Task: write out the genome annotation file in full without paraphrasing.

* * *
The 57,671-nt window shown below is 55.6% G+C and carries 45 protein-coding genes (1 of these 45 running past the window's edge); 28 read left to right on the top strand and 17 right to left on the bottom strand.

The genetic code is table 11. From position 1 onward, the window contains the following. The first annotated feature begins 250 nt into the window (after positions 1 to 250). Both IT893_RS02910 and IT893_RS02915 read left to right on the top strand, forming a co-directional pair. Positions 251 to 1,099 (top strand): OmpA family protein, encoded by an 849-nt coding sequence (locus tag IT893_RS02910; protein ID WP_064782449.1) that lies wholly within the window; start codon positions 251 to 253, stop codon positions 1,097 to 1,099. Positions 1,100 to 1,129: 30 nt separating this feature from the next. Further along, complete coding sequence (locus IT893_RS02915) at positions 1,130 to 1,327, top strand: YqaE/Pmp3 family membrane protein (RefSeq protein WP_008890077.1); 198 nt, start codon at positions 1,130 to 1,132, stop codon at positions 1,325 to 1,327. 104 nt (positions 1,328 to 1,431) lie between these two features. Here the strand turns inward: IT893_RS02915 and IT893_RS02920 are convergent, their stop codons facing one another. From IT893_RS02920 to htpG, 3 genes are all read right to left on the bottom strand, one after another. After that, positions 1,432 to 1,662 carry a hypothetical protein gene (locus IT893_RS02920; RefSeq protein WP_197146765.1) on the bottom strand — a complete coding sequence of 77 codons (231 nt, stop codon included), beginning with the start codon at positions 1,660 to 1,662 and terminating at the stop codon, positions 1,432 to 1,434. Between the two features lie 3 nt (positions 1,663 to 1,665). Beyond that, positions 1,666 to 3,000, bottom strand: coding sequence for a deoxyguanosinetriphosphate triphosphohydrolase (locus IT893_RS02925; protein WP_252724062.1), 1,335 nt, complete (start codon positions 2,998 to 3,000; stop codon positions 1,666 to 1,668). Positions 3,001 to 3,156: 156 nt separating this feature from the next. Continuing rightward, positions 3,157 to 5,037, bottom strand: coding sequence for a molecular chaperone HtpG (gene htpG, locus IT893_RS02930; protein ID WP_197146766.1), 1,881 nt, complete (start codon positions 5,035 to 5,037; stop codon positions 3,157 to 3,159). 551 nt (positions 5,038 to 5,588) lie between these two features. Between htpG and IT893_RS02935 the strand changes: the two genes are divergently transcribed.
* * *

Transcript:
The 57,671-nt window shown below is 55.6% G+C and carries 45 protein-coding genes (1 of these 45 running past the window's edge); 28 read left to right on the top strand and 17 right to left on the bottom strand.

The genetic code is table 11. From position 1 onward, the window contains the following. The first annotated feature begins 250 nt into the window (after positions 1 to 250). Both IT893_RS02910 and IT893_RS02915 read left to right on the top strand, forming a co-directional pair. Positions 251 to 1,099 (top strand): OmpA family protein, encoded by an 849-nt coding sequence (locus tag IT893_RS02910; protein ID WP_064782449.1) that lies wholly within the window; start codon positions 251 to 253, stop codon positions 1,097 to 1,099. Positions 1,100 to 1,129: 30 nt separating this feature from the next. Further along, complete coding sequence (locus IT893_RS02915) at positions 1,130 to 1,327, top strand: YqaE/Pmp3 family membrane protein (RefSeq protein WP_008890077.1); 198 nt, start codon at positions 1,130 to 1,132, stop codon at positions 1,325 to 1,327. 104 nt (positions 1,328 to 1,431) lie between these two features. Here the strand turns inward: IT893_RS02915 and IT893_RS02920 are convergent, their stop codons facing one another. From IT893_RS02920 to htpG, 3 genes are all read right to left on the bottom strand, one after another. After that, positions 1,432 to 1,662 carry a hypothetical protein gene (locus IT893_RS02920; RefSeq protein WP_197146765.1) on the bottom strand — a complete coding sequence of 77 codons (231 nt, stop codon included), beginning with the start codon at positions 1,660 to 1,662 and terminating at the stop codon, positions 1,432 to 1,434. Between the two features lie 3 nt (positions 1,663 to 1,665). Beyond that, positions 1,666 to 3,000, bottom strand: coding sequence for a deoxyguanosinetriphosphate triphosphohydrolase (locus IT893_RS02925; protein WP_252724062.1), 1,335 nt, complete (start codon positions 2,998 to 3,000; stop codon positions 1,666 to 1,668). Positions 3,001 to 3,156: 156 nt separating this feature from the next. Continuing rightward, positions 3,157 to 5,037, bottom strand: coding sequence for a molecular chaperone HtpG (gene htpG, locus IT893_RS02930; protein ID WP_197146766.1), 1,881 nt, complete (start codon positions 5,035 to 5,037; stop codon positions 3,157 to 3,159). 551 nt (positions 5,038 to 5,588) lie between these two features. Between htpG and IT893_RS02935 the strand changes: the two genes are divergently transcribed.